The Pew Internet & American Life Project has released a major new study on the impact of the Web on health information uptake by consumers: The Social Life of Health Information. You can review the results online or download a PDF version. Very cool the way they have it set up. There is far too much to excerpt here but some key stats for the data junkies in the house:
- 74% of American adults go online
- 57% of American households have broadband connection
- 61% of American adults look online for health information (Pew calls these people "e-patients")
- 52% of all online health inquiries are on behalf of someone other than the person typing in the search terms.
Seeking/sharing health info
- 41% of e-patients have read someone else's commentary or experience about health or medical issues on an online news group, website, or blog.
- 24% of e-patients have consulted rankings or reviews online of doctors, hospitals, or other providers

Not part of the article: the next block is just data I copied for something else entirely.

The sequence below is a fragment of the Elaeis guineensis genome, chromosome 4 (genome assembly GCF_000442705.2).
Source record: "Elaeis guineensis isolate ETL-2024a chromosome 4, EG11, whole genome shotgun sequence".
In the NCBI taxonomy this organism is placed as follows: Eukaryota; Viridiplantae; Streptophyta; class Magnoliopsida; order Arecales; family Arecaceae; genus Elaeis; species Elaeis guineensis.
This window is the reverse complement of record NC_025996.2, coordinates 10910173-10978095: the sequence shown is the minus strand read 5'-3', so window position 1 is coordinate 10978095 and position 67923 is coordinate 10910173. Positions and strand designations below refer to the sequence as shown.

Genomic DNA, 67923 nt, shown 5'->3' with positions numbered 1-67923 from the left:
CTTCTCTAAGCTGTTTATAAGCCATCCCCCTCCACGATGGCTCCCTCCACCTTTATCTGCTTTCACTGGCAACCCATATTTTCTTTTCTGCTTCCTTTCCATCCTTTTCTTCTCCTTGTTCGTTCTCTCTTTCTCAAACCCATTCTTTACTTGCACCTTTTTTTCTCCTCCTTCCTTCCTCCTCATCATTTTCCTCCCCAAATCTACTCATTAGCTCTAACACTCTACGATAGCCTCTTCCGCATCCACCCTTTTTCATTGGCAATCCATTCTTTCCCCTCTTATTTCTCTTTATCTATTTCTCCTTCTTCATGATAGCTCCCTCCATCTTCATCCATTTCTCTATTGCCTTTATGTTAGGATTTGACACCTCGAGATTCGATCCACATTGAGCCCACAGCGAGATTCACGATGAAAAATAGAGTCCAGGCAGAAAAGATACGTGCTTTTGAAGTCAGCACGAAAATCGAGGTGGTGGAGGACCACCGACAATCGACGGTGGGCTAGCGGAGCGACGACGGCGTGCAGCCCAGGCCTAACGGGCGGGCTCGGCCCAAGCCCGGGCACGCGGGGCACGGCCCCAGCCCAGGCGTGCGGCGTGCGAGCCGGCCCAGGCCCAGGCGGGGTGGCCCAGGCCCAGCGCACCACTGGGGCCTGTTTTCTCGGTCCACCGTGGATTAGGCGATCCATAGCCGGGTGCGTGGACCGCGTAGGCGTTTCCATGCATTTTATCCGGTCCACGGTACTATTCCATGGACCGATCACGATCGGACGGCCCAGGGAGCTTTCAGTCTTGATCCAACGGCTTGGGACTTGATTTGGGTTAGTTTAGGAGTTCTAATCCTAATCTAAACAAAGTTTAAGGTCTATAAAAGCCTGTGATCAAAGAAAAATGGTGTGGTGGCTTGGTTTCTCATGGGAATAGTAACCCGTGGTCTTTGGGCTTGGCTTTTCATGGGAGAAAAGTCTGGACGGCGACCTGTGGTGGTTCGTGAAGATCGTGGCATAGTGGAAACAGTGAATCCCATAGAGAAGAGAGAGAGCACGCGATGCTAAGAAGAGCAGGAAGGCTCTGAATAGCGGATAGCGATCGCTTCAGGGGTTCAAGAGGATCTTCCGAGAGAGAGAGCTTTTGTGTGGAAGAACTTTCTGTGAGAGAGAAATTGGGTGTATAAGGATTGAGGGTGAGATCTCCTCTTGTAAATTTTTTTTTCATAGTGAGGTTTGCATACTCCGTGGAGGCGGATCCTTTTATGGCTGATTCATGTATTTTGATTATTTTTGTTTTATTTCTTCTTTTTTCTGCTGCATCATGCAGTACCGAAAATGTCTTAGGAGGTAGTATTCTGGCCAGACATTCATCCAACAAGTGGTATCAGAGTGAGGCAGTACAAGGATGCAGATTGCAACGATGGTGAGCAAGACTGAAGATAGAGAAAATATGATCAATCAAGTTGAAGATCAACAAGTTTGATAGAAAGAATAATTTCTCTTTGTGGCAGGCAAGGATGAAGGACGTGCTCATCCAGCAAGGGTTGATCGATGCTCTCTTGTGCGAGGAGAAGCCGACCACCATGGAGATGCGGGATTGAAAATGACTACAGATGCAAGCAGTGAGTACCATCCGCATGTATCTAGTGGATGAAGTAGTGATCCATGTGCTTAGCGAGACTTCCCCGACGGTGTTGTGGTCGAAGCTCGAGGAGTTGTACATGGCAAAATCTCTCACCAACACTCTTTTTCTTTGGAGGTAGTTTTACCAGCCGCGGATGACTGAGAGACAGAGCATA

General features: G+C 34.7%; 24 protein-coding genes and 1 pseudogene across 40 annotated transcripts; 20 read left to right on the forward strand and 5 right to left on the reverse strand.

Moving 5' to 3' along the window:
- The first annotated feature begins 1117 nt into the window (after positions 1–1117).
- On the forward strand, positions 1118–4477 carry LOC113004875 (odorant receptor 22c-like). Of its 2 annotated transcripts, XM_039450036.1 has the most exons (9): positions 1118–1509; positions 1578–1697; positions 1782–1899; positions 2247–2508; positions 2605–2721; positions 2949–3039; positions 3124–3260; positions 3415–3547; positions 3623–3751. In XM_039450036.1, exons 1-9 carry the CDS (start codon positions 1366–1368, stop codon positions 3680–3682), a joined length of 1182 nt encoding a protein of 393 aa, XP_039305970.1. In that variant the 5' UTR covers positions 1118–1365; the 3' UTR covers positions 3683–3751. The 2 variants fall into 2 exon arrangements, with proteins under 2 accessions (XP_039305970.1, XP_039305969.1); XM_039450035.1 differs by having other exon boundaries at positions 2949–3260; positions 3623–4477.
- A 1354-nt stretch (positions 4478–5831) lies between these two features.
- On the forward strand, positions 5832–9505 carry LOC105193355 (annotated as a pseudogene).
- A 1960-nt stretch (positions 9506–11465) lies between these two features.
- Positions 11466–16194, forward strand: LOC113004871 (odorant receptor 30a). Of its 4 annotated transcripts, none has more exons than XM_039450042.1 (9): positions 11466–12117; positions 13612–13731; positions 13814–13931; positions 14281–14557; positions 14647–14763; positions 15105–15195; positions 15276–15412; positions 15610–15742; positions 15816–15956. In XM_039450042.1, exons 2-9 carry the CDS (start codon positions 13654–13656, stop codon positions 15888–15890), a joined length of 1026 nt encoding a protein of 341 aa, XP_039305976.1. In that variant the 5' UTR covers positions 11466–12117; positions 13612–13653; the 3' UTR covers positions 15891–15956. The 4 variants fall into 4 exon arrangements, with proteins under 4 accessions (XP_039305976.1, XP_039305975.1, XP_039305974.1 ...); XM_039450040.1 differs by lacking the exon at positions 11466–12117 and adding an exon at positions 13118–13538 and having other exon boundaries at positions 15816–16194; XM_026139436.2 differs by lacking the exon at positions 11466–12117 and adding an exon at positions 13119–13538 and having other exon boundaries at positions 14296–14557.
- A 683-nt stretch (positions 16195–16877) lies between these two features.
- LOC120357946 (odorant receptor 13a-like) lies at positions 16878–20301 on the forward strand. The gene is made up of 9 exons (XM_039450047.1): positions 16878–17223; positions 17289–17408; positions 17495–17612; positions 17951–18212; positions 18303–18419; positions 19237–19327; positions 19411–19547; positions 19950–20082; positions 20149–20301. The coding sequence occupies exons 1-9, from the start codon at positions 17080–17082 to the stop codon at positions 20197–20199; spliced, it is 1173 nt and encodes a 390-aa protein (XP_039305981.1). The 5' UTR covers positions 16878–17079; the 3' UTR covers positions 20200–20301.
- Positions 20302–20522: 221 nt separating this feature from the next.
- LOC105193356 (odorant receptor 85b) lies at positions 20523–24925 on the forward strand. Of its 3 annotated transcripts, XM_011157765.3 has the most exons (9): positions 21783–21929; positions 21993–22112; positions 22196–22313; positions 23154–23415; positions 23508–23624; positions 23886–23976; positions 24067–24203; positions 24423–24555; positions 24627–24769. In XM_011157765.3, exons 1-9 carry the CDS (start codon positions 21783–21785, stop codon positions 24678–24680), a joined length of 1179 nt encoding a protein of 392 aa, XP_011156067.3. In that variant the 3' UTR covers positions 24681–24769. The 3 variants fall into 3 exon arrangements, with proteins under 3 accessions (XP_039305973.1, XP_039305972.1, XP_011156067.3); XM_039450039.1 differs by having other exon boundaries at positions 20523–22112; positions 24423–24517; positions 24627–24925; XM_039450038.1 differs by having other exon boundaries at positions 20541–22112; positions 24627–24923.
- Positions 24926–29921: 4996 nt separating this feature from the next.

- 12% of e-patients use Twitter or another service to share updates about themselves or to see updates about others
Acting on the info
- 60% say the information found online affected a decision about how to treat an illness or condition.
- 56% say it changed their overall approach to maintaining their health or the health of someone they help take care of.
- 53% say it lead them to ask a doctor new questions, or to get a second opinion from another doctor
- 38% say it changed the way they cope with a chronic condition or manage pain.
Credible or not?
- 42% of all adults, or 60% of e-patients, say they or someone they know has been helped by following medical advice or health information found on the internet.
- Just 3% of all adults, or 3% of e-patients, say they or someone they know has been harmed by following medical advice or health information found on the internet